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Prodigy829

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About Prodigy829

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  1. Started my first actual lager a couple weeks ago, using the La Vie Boheme recipe kit. Before starting I read up on the differences of brewing lagers and ales in Palmer's Brew Guide, and one thing he mentioned was the sometimes need for a diactyl rest. Palmer says that after fermentation you sometimes need to raise the temperature of the brew to give the yeast a diactyl rest before you lower the temperature for the lagering time. However, the book states that the rest is only needed sometimes depending on pitching conditions, but isn't real clear as to what those pitching conditions that would cause the need for the rest to be. So now I'm at the point where I need to decide whether to raise the temp or lower it and was wondering if any of you folks knew what conditions at pitch time would indicate that I need to do the rest? Cheers!
  2. Getting ready to bottle my oktoberfest brew, but between work, home renovations and excercising off last weeks beer my time schedule has been pretty full. I recently got a new dishwasher that has a sanitize setting, and was planning to use that this time around to sanitize the bottles, but I'm not sure on how long the cycle takes and how long it will take to for the bottles to cool off afterwards and be ready to fill. So I was hoping to be able to sanitize the bottles one day and do the actual filling another day, but how long can you wait before you need to sanitize again? I imagine if I were to keep the bottles closed up in the dishwasher I would be able to wait a day or so, but chances are SWMBO wouldn't take to kindly to that, unless I planned ot wash all the dishes by hand...which I don't. So if I take them out what would be my best bet to maintain sanitazion? Cover the bottle tops with plastic wrap or not worry about it? Or am I doomed and need to find time when I can sanitize and bottle on the same day? Thanks all!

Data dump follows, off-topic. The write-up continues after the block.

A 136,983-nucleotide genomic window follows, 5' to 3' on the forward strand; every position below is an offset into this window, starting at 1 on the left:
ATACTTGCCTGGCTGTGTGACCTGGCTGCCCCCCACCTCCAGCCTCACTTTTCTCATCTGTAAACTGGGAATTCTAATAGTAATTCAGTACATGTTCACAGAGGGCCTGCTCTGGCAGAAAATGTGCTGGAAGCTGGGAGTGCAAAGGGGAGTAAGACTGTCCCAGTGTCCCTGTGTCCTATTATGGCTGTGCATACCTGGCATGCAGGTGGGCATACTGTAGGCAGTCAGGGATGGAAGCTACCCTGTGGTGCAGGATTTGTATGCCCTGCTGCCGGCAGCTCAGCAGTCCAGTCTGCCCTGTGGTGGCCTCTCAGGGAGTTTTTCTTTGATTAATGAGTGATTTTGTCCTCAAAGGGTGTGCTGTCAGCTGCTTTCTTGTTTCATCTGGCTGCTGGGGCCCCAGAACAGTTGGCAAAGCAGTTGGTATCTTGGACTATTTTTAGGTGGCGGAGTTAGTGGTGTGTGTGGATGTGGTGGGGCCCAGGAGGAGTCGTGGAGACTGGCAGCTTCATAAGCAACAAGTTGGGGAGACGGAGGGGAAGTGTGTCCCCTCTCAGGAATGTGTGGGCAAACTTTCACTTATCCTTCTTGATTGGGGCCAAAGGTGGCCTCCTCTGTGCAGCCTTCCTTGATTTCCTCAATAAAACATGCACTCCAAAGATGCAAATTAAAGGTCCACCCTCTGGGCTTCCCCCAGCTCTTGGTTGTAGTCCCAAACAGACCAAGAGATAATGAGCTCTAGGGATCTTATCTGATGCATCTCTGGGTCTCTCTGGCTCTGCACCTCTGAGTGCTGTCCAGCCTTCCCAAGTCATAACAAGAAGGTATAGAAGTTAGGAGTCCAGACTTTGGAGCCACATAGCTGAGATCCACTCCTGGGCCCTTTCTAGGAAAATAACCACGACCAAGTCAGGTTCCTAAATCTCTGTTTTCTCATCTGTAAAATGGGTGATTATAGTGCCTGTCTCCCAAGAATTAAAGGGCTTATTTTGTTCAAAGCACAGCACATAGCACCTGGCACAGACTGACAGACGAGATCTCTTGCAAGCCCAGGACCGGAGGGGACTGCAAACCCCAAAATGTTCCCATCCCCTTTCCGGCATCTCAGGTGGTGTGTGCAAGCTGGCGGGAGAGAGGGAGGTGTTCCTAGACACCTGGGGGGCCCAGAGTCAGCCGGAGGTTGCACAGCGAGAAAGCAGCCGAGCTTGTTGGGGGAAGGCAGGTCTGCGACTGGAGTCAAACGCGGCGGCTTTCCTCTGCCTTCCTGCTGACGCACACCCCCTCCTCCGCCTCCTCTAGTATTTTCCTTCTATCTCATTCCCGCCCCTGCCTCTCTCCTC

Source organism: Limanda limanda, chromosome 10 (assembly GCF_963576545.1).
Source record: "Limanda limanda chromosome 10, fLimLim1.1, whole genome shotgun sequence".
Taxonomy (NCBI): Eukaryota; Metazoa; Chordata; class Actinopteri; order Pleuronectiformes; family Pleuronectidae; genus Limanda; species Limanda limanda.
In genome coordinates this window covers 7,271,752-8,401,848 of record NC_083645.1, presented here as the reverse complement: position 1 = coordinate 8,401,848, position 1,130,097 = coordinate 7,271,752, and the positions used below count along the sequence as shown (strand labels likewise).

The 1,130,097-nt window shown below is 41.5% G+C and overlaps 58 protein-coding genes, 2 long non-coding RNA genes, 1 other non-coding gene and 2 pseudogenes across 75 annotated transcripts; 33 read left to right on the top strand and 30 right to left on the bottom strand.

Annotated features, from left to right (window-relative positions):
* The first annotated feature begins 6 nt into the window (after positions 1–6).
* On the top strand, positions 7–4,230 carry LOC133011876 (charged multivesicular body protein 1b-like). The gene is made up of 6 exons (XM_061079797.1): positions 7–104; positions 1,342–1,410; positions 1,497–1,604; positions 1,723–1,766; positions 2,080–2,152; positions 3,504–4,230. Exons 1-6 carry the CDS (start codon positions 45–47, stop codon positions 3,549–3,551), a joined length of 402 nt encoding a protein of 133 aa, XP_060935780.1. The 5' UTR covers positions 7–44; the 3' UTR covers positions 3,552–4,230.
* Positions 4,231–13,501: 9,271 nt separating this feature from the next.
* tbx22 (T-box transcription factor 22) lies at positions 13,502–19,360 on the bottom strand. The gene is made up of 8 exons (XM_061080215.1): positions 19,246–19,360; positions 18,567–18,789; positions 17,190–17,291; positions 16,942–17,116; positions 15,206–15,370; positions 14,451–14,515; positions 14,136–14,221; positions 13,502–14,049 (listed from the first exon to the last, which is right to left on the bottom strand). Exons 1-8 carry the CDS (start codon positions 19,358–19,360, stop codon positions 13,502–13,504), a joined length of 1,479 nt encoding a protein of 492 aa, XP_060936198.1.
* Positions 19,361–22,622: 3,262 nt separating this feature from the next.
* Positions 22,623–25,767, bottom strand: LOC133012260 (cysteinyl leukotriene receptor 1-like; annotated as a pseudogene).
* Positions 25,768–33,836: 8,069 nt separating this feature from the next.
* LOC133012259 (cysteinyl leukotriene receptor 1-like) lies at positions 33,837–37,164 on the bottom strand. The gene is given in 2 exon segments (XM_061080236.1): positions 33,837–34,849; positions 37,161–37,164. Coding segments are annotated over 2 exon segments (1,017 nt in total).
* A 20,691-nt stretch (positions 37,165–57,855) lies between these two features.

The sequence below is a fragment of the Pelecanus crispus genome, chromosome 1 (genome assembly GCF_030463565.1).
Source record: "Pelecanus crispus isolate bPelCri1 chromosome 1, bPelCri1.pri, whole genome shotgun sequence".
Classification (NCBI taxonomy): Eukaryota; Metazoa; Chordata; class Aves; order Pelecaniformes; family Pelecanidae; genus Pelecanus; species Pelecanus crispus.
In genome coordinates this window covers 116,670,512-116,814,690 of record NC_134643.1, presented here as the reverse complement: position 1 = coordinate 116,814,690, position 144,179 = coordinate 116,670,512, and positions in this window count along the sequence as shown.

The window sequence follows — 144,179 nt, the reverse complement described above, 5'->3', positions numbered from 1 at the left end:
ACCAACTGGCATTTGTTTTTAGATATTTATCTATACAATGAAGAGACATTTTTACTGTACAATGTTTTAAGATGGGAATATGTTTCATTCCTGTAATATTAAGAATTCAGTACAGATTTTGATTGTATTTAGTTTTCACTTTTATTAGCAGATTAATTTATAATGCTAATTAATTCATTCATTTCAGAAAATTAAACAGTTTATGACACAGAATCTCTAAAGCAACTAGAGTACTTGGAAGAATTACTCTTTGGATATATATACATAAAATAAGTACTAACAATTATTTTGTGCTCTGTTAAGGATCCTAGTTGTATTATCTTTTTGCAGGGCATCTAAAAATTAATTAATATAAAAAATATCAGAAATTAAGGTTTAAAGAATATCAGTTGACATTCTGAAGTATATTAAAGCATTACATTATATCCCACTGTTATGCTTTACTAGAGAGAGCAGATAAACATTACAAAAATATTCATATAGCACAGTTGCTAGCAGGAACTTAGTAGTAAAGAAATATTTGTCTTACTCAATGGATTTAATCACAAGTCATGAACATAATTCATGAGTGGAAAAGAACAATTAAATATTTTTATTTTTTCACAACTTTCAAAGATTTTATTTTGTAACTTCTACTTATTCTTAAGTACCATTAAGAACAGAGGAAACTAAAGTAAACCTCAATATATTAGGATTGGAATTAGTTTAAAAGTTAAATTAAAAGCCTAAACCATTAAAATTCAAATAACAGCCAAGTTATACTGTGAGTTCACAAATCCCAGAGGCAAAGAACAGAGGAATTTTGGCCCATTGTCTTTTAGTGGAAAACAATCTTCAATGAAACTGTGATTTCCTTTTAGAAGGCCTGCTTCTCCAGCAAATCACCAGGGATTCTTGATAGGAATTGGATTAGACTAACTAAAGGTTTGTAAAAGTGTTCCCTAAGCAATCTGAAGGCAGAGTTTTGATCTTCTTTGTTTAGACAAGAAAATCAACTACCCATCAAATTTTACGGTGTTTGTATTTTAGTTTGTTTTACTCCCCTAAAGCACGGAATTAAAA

3. I've had a couple of overflows and each time I've taken the lid completely off cleaned the area with the sanitize solution that you get from Mr. Beer, and put the lid back on and I've had no problems. As long as you limit the time the keg is open there isn't too much to concern about.
  4. Sorry for the lack of info. According to the stick on thermometer the keg has dipped down to 60, probably lower during the night.
  5. Well I made it through the summer being able to keep my brews cold enough using a cooler and ice packs, but now the weather has shifted and I've having the opposite problem. The house is getting too cold, and I'm too poor (read as cheap) to heat it the entire house to 70+ just to keep my brew warm. So my question to the Borg is, how do you all keep your kegs warm during the winter months? I currently have it wrapped in blankets, but that hasn't helped it much since there isn't any heat coming off of it for the blankets to retain. I've also been heating up a small heating blanket, and putting that on the keg, but since I don't have a plug near the keg, I can't keep the blanket on so the heat quickly dissipates and not much good is done. Furthermore, how is this brew going to turn out? It's been in the keg for 2 weeks now, the primary fermentation finished within good temp ranges, but now during the cleanup the yeast have probably fallen asleep. If I get the temperature up again, will the enough yeast wake up to finish cleaning it up? Should I try to repitch after I can get the temp up? Should I even bother worrying about it since this is a non-competition brew and the primary fermentation was completed in a good zone? Thanks all!
  6. Buttering hops sound absolutely delicious, but never used them. I take my bittering hops out after the boil time for them in order to get the proper bitterness. The only hops I've left in are aroma hops. Cheers!